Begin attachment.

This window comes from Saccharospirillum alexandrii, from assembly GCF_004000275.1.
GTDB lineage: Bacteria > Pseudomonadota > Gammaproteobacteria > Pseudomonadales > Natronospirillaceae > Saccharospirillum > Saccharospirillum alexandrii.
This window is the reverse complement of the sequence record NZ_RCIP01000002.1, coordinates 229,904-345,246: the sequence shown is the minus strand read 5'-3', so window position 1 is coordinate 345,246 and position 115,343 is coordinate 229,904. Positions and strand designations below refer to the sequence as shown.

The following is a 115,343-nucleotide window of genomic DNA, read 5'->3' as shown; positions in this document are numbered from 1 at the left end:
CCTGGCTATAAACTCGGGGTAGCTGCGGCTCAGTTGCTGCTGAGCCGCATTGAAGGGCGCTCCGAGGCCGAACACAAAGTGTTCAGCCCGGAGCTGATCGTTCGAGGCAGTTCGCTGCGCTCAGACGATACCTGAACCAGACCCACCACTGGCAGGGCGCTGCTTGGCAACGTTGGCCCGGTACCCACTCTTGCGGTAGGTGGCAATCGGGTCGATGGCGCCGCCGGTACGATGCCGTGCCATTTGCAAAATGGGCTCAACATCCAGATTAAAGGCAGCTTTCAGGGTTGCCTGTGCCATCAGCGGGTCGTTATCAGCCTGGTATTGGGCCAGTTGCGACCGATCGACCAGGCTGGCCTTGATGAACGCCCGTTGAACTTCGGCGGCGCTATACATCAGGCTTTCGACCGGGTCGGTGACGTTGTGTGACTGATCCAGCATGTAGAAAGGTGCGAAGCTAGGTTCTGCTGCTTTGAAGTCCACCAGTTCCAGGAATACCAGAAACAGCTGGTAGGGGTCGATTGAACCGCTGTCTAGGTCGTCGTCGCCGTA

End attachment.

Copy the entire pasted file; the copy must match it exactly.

This window comes from Saccharospirillum alexandrii, from assembly GCF_004000275.1.
GTDB lineage: Bacteria > Pseudomonadota > Gammaproteobacteria > Pseudomonadales > Natronospirillaceae > Saccharospirillum > Saccharospirillum alexandrii.
This window is the reverse complement of the sequence record NZ_RCIP01000002.1, coordinates 229,904-345,246: the sequence shown is the minus strand read 5'-3', so window position 1 is coordinate 345,246 and position 115,343 is coordinate 229,904. Positions and strand designations below refer to the sequence as shown.

The following is a 115,343-nucleotide window of genomic DNA, read 5'->3' as shown; positions in this document are numbered from 1 at the left end:
CCTGGCTATAAACTCGGGGTAGCTGCGGCTCAGTTGCTGCTGAGCCGCATTGAAGGGCGCTCCGAGGCCGAACACAAAGTGTTCAGCCCGGAGCTGATCGTTCGAGGCAGTTCGCTGCGCTCAGACGATACCTGAACCAGACCCACCACTGGCAGGGCGCTGCTTGGCAACGTTGGCCCGGTACCCACTCTTGCGGTAGGTGGCAATCGGGTCGATGGCGCCGCCGGTACGATGCCGTGCCATTTGCAAAATGGGCTCAACATCCAGATTAAAGGCAGCTTTCAGGGTTGCCTGTGCCATCAGCGGGTCGTTATCAGCCTGGTATTGGGCCAGTTGCGACCGATCGACCAGGCTGGCCTTGATGAACGCCCGTTGAACTTCGGCGGCGCTATACATCAGGCTTTCGACCGGGTCGGTGACGTTGTGTGACTGATCCAGCATGTAGAAAGGTGCGAAGCTAGGTTCTGCTGCTTTGAAGTCCACCAGTTCCAGGAATACCAGAAACAGCTGGTAGGGGTCGATTGAACCGCTGTCTAGGTCGTCGTCGCCGTA